Capital allocation in commercial real estate has shifted away from office into multifamily and industrial properties. Retail centers are looking for new ways to replace traditional retailers with more experience driven tenants.
Below are key takeaways from the following reports:
Real Insights – The Shifting Preferences of Commercial Real Estate Investors – Newmark Knight Frank – Report Link
Retail Outlook – How retailer centers are redefining themselves – JLL – Report Link
Newmark Knight Frank
- In the last 15 years, the allocation of capital by property type has seen a shift away from the once dominant office product and towards multifamily and industrial properties. Apartments have been the largest recipient of capital in the last 5 years.
- Ownership of industrial properties has seen an influx of large-scale institutional investors in the current cycle given the rise in logistics and ecommerce. Large Industrial properties were previously dominated by REITs, and on the smaller product, local developers.
- The expectation is that industrial and multifamily will continue its proliferation in the market in 2020, attracting a wider variety of investors. As of Q3, industrial and multifamily accounted for $80B and $120B YTD, respectively. They were also the only asset classes above 10% average annual returns through Q3.
- Owners of retail centers are looking to bring more of an experience to their visitors and attract tenants that align with that idea. With health and wellness at the forefront of American consumers, fitness studios have proven to invigorate shopping centers, complimented with healthy fast casual restaurant options. Other unique concepts are healthcare clinics and entertainment centers, such as bowling or arcade.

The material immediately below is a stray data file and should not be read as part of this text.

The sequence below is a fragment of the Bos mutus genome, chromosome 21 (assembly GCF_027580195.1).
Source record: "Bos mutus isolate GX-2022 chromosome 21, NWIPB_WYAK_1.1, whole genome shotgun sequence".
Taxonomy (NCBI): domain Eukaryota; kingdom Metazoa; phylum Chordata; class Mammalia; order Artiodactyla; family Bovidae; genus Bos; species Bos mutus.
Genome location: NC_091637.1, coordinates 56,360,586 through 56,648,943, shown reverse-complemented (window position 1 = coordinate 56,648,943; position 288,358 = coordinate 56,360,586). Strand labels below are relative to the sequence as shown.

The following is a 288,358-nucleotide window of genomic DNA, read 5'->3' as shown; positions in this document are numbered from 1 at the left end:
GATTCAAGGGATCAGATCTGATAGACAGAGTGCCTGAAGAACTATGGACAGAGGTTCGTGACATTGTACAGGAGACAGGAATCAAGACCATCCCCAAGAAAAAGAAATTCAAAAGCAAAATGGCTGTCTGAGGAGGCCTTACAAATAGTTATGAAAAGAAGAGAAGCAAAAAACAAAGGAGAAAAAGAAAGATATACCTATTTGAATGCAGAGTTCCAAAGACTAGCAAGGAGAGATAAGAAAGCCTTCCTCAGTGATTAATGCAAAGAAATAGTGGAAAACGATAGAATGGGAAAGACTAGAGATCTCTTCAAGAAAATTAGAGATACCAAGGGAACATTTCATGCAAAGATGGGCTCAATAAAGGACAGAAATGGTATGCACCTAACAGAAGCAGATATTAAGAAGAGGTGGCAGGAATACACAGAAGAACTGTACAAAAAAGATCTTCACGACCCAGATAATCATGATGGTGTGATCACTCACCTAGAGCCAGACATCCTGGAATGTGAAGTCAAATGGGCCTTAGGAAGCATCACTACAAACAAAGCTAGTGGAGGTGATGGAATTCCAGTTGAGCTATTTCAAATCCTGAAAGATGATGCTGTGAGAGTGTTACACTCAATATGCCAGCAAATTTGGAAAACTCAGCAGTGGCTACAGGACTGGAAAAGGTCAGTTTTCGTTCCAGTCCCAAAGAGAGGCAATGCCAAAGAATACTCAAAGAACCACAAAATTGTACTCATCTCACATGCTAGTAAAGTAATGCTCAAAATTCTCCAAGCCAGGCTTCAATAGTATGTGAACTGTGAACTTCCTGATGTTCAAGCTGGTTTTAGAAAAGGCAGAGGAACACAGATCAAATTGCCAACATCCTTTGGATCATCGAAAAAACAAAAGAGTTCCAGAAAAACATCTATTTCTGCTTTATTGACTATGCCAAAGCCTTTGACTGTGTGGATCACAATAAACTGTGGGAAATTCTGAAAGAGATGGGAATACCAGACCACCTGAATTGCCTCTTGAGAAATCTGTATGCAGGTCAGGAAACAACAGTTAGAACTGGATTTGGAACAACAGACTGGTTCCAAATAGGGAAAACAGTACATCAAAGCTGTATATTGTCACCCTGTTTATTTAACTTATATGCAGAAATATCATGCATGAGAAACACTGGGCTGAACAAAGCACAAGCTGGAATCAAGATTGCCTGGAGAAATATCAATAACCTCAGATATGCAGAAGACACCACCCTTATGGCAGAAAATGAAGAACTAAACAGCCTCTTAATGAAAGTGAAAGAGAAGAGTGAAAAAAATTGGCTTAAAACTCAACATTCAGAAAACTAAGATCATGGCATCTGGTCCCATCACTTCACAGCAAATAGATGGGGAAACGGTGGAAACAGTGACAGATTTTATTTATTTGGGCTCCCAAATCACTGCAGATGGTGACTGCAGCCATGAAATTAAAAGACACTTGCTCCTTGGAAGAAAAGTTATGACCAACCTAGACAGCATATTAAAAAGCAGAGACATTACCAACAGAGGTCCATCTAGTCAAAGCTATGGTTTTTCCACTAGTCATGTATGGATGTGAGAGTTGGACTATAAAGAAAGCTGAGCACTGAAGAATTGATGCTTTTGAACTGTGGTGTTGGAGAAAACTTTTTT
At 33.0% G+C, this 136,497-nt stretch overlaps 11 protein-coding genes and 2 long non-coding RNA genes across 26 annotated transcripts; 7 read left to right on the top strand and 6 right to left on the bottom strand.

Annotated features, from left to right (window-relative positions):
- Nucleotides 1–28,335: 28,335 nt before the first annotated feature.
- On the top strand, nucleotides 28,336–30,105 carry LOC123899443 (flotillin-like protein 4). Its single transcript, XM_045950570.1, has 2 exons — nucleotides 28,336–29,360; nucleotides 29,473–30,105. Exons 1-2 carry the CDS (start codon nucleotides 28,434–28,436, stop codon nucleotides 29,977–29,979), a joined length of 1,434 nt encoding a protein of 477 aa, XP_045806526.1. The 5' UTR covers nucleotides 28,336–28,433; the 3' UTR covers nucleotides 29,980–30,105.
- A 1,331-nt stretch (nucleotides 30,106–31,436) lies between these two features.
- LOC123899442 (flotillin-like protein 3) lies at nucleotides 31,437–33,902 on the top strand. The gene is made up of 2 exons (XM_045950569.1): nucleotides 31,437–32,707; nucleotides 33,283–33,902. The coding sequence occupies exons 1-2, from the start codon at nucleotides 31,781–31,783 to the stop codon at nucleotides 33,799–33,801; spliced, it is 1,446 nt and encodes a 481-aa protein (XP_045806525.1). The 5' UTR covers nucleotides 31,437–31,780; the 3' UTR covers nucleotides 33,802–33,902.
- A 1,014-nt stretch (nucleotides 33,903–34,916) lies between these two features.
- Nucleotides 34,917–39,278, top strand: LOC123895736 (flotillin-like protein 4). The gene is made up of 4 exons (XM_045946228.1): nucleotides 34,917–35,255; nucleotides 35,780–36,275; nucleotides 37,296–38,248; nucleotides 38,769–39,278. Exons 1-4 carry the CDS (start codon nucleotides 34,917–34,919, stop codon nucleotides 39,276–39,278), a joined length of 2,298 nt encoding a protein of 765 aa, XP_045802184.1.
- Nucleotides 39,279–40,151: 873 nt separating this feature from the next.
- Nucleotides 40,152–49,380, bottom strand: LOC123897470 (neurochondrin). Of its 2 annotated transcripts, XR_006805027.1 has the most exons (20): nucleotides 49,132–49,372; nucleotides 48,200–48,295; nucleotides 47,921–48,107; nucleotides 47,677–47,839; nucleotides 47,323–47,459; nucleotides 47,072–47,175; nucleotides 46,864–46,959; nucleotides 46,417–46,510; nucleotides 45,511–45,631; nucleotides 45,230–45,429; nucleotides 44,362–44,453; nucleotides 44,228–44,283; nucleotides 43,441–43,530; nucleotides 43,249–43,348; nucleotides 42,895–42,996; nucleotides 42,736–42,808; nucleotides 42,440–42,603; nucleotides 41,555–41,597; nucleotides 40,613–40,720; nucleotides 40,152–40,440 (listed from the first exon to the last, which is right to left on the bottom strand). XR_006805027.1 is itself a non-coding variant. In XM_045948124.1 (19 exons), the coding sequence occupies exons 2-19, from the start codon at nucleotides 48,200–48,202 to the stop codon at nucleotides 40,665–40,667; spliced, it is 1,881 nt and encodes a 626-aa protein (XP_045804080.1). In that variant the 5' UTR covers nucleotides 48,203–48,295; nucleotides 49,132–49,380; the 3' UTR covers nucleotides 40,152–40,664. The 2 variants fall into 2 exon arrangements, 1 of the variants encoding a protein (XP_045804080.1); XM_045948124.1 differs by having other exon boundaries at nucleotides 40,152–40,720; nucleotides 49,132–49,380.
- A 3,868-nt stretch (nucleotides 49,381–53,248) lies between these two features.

- Mall landlords that are looking at vacant department store space are looking toward redevelopment, as big box retailers are dominating the online market. Some landlords are incorporating hotels, while others are bringing an office concept to the vacant space, often times co-working office space.
- Developers of retail have been keen on mixed-use as the solution to a struggling time in retail, and mall landlords have a similar opportunity when faced with a vast amount of vacancy. The Live, Work, Play mantra has been adopted to include a diversity of real estate uses and open-air, walkable areas that transform a traditional mall into a lifestyle center.